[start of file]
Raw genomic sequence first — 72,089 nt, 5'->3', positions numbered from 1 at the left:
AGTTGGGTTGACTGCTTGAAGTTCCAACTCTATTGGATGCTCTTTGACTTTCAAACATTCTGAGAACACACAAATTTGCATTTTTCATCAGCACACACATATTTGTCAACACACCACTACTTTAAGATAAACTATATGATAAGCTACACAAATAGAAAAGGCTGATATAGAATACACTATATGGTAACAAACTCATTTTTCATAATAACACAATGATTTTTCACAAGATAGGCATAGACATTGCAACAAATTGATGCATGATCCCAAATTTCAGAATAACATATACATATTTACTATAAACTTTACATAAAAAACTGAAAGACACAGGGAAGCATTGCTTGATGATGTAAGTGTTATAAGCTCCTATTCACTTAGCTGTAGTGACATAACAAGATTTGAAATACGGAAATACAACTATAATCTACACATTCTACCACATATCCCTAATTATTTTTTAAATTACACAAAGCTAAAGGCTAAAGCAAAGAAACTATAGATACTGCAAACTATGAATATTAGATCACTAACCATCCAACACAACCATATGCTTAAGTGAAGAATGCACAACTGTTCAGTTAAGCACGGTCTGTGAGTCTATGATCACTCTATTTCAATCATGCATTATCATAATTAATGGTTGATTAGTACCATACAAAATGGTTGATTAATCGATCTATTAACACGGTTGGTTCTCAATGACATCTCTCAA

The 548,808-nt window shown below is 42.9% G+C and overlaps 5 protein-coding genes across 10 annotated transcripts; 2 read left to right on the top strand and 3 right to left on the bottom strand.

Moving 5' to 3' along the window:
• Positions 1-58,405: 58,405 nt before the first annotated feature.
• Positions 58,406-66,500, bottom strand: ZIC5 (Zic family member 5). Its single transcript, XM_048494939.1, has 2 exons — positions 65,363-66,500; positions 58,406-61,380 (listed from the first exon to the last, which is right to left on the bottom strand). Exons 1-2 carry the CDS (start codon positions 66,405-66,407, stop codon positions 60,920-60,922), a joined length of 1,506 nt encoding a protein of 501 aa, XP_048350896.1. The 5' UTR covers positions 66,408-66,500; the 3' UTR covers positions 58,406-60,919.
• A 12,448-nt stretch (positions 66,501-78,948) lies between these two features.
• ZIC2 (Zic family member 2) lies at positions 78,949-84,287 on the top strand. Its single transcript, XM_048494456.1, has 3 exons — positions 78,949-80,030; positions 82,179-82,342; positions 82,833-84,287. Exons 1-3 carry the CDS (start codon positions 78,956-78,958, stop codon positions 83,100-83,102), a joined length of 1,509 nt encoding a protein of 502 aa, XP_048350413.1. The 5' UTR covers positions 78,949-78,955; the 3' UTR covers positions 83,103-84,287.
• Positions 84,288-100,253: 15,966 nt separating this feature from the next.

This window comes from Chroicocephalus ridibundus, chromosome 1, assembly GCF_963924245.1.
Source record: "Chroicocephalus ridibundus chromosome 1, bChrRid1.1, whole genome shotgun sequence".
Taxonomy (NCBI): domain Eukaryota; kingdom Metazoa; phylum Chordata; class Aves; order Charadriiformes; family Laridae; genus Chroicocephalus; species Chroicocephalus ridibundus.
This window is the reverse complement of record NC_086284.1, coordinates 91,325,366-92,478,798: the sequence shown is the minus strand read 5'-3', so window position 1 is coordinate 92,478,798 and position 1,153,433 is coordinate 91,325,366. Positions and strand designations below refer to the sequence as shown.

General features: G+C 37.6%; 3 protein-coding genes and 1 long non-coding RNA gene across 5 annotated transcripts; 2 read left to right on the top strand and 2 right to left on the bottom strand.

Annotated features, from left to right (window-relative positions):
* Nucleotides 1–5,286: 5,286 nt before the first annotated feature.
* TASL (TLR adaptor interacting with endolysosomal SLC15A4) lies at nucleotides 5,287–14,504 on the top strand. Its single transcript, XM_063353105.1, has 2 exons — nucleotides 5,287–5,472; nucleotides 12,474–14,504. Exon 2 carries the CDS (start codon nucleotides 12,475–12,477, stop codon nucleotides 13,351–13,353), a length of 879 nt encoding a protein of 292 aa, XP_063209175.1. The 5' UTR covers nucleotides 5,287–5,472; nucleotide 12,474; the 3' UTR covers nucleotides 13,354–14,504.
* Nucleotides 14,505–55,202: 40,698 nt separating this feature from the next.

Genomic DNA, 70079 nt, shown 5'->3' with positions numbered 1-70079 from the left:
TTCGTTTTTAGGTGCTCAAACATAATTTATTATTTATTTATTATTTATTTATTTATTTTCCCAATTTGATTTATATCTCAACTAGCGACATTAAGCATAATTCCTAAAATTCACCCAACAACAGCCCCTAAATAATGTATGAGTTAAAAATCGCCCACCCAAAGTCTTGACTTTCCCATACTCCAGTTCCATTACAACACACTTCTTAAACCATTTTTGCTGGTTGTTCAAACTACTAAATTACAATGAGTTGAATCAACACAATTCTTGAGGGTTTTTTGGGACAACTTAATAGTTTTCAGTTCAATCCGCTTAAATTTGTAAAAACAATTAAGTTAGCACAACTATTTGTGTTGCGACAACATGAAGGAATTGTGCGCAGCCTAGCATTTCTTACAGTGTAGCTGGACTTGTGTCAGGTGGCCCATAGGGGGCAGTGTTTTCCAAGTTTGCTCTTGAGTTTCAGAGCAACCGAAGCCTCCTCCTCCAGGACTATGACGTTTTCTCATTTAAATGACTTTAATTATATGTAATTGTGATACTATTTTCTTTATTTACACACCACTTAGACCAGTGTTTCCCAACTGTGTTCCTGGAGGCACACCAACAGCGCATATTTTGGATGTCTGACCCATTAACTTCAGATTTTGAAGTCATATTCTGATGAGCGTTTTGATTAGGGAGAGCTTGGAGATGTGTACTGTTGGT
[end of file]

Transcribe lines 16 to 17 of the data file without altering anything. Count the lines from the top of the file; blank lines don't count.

* Nucleotides 1–5,286: 5,286 nt before the first annotated feature.
* TASL (TLR adaptor interacting with endolysosomal SLC15A4) lies at nucleotides 5,287–14,504 on the top strand. Its single transcript, XM_063353105.1, has 2 exons — nucleotides 5,287–5,472; nucleotides 12,474–14,504. Exon 2 carries the CDS (start codon nucleotides 12,475–12,477, stop codon nucleotides 13,351–13,353), a length of 879 nt encoding a protein of 292 aa, XP_063209175.1. The 5' UTR covers nucleotides 5,287–5,472; nucleotide 12,474; the 3' UTR covers nucleotides 13,354–14,504.